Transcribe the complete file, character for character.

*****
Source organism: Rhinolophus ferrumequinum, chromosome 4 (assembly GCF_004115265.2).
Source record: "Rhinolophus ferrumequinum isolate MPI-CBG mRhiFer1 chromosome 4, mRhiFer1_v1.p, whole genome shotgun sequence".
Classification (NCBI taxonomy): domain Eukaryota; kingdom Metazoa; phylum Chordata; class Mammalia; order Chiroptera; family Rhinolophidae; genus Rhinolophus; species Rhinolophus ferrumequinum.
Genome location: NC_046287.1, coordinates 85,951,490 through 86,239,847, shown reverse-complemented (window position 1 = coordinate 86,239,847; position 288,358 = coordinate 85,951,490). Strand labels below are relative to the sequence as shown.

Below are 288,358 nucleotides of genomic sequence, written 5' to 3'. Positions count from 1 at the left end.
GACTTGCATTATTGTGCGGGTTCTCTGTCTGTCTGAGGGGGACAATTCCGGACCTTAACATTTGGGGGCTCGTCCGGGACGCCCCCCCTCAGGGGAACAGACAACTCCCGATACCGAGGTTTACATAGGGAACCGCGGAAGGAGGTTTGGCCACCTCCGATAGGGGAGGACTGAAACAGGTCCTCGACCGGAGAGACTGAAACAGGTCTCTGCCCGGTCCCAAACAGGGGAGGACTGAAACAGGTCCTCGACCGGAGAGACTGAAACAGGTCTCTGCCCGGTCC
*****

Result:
Source organism: Rhinolophus ferrumequinum, chromosome 4 (assembly GCF_004115265.2).
Source record: "Rhinolophus ferrumequinum isolate MPI-CBG mRhiFer1 chromosome 4, mRhiFer1_v1.p, whole genome shotgun sequence".
Classification (NCBI taxonomy): domain Eukaryota; kingdom Metazoa; phylum Chordata; class Mammalia; order Chiroptera; family Rhinolophidae; genus Rhinolophus; species Rhinolophus ferrumequinum.
Genome location: NC_046287.1, coordinates 85,951,490 through 86,239,847, shown reverse-complemented (window position 1 = coordinate 86,239,847; position 288,358 = coordinate 85,951,490). Strand labels below are relative to the sequence as shown.

Below are 288,358 nucleotides of genomic sequence, written 5' to 3'. Positions count from 1 at the left end.
GACTTGCATTATTGTGCGGGTTCTCTGTCTGTCTGAGGGGGACAATTCCGGACCTTAACATTTGGGGGCTCGTCCGGGACGCCCCCCCTCAGGGGAACAGACAACTCCCGATACCGAGGTTTACATAGGGAACCGCGGAAGGAGGTTTGGCCACCTCCGATAGGGGAGGACTGAAACAGGTCCTCGACCGGAGAGACTGAAACAGGTCTCTGCCCGGTCCCAAACAGGGGAGGACTGAAACAGGTCCTCGACCGGAGAGACTGAAACAGGTCTCTGCCCGGTCC